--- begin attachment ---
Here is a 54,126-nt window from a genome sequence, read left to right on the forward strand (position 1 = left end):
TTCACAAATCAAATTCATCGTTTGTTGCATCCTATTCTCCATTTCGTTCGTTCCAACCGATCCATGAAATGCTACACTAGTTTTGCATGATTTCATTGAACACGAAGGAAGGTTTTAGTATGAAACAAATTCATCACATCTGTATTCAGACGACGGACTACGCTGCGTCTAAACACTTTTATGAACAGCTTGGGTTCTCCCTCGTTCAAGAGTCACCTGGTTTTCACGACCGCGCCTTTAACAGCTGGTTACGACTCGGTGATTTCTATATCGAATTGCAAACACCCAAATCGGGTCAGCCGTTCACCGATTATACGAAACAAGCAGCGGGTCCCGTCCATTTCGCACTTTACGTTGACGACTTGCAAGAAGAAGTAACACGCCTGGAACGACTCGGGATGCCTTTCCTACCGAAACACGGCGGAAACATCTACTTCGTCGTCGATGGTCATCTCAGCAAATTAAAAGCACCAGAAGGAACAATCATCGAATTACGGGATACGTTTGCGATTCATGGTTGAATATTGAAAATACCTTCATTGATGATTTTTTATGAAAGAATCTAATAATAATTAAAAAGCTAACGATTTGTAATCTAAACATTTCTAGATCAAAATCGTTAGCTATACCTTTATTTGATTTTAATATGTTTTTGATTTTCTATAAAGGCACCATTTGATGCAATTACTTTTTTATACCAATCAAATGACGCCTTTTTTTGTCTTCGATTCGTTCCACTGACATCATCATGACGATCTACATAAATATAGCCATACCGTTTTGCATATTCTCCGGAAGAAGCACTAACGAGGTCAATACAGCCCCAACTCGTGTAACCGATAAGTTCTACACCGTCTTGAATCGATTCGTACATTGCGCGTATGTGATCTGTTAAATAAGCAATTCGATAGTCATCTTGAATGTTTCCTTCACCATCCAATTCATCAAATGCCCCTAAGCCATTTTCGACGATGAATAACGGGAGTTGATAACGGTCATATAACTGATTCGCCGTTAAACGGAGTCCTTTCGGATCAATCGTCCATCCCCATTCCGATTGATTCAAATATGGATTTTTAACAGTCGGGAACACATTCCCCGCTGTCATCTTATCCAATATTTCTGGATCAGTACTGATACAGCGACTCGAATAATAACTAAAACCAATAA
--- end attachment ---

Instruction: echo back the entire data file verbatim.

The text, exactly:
Here is a 54,126-nt window from a genome sequence, read left to right on the forward strand (position 1 = left end):
TTCACAAATCAAATTCATCGTTTGTTGCATCCTATTCTCCATTTCGTTCGTTCCAACCGATCCATGAAATGCTACACTAGTTTTGCATGATTTCATTGAACACGAAGGAAGGTTTTAGTATGAAACAAATTCATCACATCTGTATTCAGACGACGGACTACGCTGCGTCTAAACACTTTTATGAACAGCTTGGGTTCTCCCTCGTTCAAGAGTCACCTGGTTTTCACGACCGCGCCTTTAACAGCTGGTTACGACTCGGTGATTTCTATATCGAATTGCAAACACCCAAATCGGGTCAGCCGTTCACCGATTATACGAAACAAGCAGCGGGTCCCGTCCATTTCGCACTTTACGTTGACGACTTGCAAGAAGAAGTAACACGCCTGGAACGACTCGGGATGCCTTTCCTACCGAAACACGGCGGAAACATCTACTTCGTCGTCGATGGTCATCTCAGCAAATTAAAAGCACCAGAAGGAACAATCATCGAATTACGGGATACGTTTGCGATTCATGGTTGAATATTGAAAATACCTTCATTGATGATTTTTTATGAAAGAATCTAATAATAATTAAAAAGCTAACGATTTGTAATCTAAACATTTCTAGATCAAAATCGTTAGCTATACCTTTATTTGATTTTAATATGTTTTTGATTTTCTATAAAGGCACCATTTGATGCAATTACTTTTTTATACCAATCAAATGACGCCTTTTTTTGTCTTCGATTCGTTCCACTGACATCATCATGACGATCTACATAAATATAGCCATACCGTTTTGCATATTCTCCGGAAGAAGCACTAACGAGGTCAATACAGCCCCAACTCGTGTAACCGATAAGTTCTACACCGTCTTGAATCGATTCGTACATTGCGCGTATGTGATCTGTTAAATAAGCAATTCGATAGTCATCTTGAATGTTTCCTTCACCATCCAATTCATCAAATGCCCCTAAGCCATTTTCGACGATGAATAACGGGAGTTGATAACGGTCATATAACTGATTCGCCGTTAAACGGAGTCCTTTCGGATCAATCGTCCATCCCCATTCCGATTGATTCAAATATGGATTTTTAACAGTCGGGAACACATTCCCCGCTGTCATCTTATCCAATATTTCTGGATCAGTACTGATACAGCGACTCGAATAATAACTAAAACCAATAA